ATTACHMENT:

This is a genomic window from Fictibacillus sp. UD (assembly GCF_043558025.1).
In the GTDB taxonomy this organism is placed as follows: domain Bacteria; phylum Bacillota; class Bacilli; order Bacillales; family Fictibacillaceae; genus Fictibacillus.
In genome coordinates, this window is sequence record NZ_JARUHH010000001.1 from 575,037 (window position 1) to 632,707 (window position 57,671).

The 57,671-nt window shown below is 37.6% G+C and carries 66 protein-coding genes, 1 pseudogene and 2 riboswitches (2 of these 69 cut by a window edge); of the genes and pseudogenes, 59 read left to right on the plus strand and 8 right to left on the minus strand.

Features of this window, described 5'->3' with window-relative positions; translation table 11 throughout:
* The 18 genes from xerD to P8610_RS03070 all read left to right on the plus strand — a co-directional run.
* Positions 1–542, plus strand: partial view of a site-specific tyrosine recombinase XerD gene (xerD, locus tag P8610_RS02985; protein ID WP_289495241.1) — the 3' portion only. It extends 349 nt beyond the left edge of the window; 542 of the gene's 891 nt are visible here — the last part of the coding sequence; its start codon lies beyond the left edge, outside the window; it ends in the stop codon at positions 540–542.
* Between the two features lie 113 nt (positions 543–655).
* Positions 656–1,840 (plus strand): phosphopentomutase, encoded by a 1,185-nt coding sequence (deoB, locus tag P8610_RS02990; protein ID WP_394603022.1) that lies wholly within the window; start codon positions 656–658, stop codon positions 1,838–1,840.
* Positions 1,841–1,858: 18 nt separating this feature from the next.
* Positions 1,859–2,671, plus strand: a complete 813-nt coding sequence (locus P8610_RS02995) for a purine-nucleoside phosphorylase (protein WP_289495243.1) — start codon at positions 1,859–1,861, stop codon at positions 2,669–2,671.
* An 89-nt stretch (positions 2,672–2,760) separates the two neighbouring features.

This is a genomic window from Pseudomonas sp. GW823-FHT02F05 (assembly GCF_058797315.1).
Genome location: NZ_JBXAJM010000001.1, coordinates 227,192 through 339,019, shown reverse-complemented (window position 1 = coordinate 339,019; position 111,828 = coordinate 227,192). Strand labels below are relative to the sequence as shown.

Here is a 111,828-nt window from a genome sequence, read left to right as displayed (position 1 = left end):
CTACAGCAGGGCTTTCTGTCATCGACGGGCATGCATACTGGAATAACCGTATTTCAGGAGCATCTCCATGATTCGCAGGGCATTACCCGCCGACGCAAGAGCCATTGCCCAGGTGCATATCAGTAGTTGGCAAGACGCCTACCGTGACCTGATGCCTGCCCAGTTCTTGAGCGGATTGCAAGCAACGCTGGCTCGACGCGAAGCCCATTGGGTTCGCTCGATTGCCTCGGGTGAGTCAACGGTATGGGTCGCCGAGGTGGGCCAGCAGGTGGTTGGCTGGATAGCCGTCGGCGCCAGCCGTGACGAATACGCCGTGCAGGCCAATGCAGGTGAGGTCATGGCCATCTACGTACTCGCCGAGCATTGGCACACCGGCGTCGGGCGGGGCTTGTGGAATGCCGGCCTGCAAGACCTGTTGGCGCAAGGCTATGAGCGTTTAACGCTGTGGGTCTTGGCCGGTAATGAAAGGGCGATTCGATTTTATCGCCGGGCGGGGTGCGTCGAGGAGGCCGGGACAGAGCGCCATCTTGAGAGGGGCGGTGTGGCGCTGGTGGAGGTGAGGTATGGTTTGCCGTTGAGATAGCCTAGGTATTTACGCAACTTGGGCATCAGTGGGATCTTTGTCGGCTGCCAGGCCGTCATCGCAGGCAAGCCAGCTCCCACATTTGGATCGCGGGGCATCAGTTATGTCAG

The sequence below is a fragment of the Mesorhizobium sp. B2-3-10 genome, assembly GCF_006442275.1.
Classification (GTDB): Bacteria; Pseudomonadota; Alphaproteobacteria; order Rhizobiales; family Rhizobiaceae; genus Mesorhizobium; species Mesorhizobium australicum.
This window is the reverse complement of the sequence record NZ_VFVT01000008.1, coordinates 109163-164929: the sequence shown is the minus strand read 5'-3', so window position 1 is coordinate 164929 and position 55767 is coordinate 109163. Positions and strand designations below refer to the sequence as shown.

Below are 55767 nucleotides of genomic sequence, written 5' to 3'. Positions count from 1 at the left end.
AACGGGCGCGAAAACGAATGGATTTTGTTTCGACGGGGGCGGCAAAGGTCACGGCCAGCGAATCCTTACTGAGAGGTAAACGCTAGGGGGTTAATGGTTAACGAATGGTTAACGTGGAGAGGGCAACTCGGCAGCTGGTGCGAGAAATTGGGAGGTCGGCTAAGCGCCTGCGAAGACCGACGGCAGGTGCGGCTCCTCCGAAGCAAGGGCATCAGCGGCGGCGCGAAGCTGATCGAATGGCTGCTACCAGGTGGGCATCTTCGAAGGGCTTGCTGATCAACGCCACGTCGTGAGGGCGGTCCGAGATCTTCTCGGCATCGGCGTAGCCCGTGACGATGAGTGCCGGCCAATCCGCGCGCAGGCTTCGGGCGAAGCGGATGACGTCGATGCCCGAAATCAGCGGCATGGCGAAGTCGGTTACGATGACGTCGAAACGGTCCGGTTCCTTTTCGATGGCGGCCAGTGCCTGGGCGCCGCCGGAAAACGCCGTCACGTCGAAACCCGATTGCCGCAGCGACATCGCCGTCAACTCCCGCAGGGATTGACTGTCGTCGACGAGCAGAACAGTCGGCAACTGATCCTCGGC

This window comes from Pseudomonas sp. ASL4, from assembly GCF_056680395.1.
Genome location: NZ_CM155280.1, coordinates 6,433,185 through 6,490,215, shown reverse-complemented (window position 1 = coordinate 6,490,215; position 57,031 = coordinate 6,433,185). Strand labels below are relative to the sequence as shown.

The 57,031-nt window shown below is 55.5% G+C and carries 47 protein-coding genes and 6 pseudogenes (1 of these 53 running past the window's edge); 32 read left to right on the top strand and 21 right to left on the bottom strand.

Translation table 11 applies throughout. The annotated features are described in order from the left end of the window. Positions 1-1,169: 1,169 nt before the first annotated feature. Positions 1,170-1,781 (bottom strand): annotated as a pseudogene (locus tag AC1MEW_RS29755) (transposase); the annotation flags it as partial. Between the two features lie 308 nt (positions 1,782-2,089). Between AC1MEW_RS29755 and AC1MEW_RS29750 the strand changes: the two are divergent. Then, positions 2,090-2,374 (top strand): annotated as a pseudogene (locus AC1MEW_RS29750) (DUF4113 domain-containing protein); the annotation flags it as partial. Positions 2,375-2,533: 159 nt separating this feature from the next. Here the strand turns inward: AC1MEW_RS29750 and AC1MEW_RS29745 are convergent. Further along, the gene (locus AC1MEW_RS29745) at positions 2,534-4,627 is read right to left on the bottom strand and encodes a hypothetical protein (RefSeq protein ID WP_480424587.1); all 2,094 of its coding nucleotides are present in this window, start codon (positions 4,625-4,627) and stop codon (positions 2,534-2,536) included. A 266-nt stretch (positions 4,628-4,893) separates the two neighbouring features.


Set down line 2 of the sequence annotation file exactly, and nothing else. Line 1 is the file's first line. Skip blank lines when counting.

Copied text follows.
In the GTDB taxonomy this organism is placed as follows: domain Bacteria; phylum Bacillota; class Bacilli; order Bacillales; family Fictibacillaceae; genus Fictibacillus.